Responding to hate: the aftermath of the white power symbol discovery

WHS experienced yet another hate incident this past week.

Credit: WSPN Staff

WHS experienced yet another hate incident this past week. “In terms of how do we combat hate, I think first is to acknowledge its presence, to try to understand where it comes from and to try to open up to these conversations,” Principal Allyson Mizoguchi said.

Caitlin Newton

With tensions rising in the United States and around the world, it is undeniable that there is hatred scattered throughout society. When a symbol reading “White Power” was found in a WHS bathroom last week, the conversation of hate was once again brought up at WHS.

There have been incidents similar to this at WHS in the past, and they aren’t uncommon in other places besides Wayland either.

“[Wayland High School is] not unique to these occurrences,” Principal Allyson Mizoguchi said. “Sadly, other schools and institutions are also experiencing incidents like this.”

Knowing that hatred is spreading across the world, Mizoguchi believes students and staff can come to understand hate through discussion and make sure the topic stays in the limelight.

“[In] thinking about the abundance in sort of hate-related incidents worldwide that we hear about, I think the best thing for us [to do] is to continue [to have] conversations about hate, making sure we’re all kind of attuned to hateful situations,” Mizoguchi said.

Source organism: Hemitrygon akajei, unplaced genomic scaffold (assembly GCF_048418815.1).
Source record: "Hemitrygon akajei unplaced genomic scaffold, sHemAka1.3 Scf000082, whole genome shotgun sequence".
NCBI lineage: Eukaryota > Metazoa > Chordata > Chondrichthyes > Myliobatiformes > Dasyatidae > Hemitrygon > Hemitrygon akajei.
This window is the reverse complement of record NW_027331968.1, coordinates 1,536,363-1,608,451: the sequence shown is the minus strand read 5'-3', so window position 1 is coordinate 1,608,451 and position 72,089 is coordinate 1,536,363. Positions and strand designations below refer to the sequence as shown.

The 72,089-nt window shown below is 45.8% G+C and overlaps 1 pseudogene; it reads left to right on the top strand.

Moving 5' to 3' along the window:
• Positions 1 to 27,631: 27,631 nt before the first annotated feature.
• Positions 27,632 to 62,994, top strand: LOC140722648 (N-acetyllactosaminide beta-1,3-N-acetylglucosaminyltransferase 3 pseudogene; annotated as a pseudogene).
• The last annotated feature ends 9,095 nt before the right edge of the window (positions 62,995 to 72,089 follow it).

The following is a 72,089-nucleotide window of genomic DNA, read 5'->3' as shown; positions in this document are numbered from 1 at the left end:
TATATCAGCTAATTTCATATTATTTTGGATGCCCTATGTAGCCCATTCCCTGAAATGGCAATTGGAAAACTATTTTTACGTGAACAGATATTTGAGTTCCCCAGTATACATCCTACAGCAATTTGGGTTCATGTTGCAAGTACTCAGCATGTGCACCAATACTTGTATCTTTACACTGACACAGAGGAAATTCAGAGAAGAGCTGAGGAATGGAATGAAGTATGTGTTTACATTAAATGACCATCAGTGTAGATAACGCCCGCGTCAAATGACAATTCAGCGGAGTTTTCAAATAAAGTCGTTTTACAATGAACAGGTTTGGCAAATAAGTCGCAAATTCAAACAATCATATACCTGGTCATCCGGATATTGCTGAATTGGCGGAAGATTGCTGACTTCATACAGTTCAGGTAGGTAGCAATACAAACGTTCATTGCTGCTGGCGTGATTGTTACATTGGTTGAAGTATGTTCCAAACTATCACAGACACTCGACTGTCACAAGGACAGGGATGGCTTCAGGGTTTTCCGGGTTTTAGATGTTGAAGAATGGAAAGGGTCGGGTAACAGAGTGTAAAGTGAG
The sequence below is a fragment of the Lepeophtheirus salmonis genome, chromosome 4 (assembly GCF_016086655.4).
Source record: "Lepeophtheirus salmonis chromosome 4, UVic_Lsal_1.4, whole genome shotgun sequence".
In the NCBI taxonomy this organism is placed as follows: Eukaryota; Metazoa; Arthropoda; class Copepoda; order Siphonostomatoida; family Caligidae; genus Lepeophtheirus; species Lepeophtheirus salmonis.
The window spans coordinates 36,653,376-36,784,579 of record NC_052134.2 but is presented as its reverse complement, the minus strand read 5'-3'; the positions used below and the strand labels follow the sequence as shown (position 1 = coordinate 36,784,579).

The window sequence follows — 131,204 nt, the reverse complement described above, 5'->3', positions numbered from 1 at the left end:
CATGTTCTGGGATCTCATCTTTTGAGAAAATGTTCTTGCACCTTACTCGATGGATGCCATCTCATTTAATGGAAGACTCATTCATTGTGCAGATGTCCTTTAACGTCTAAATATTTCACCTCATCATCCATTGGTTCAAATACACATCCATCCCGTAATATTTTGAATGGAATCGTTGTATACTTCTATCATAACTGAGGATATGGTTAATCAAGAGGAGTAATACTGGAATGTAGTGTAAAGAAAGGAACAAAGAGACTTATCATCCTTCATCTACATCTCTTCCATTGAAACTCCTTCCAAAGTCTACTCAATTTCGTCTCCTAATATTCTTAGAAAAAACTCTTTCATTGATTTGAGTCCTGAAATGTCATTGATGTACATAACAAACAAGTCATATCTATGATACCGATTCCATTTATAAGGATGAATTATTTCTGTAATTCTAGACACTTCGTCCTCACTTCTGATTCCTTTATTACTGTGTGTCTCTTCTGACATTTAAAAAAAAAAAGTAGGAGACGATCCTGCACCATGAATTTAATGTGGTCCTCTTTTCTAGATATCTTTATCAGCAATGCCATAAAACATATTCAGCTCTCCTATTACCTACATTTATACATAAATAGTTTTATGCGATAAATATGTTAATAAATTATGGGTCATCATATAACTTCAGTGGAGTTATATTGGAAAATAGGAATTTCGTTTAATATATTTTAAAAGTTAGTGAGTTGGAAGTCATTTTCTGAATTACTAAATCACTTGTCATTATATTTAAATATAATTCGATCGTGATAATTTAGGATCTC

Junior Allyson Christian believes people who were raised around hatred have been surrounded by it for their whole lives, so their decisions are based on what they grew up knowing, and this influences their decision to spread hateful thoughts.

“I know it’s bad that I wasn’t surprised [by the symbol], but stuff like this happens all the time,” Christian said. “What can you really do? These kids are going to continue to be ignorant. They’ve been ignorant their whole lives, so why would they stop now?”

Many students were annoyed after hearing about the incident.

“We can be more accepting of everyone else and realize that skin color has nothing to do with power,” an anonymous student said.

Christian also sees the reoccurring issues as a result of students lack of knowledge of black history. In February, there is a big focus on the subject as it is Black History Month, but Christian believes it should play a more prominent role in the curriculum.

“I know we have a black history unit, but it still needs to be more in-depth,” Christian said. “It can’t just be one month of just learning about black history. [White students] need to learn what we have gone through and what we are still going through.”

As for the whole school environment, one of Mizoguchi’s goals is for students to have adults they feel connected to and feel comfortable discussing conflicts like this with.

“What’s most important to me is that students and everybody here feel safe and also feel like they can talk about [it] when they are not feeling safe,” Mizoguchi said. “I think in terms of how we combat hate, the [most important thing] is to acknowledge its presence, to try to understand where it comes from and to try to open up [in] conversations [about it].”

At the end of the day, the fight is not over, and Christian understands how the past can easily translate to the future, or in other words, how history can repeat itself if people don’t change their mindsets.

“We can learn about stuff from the past, but [racism is] still going on now,” Christian said. “Racism is still alive and well.”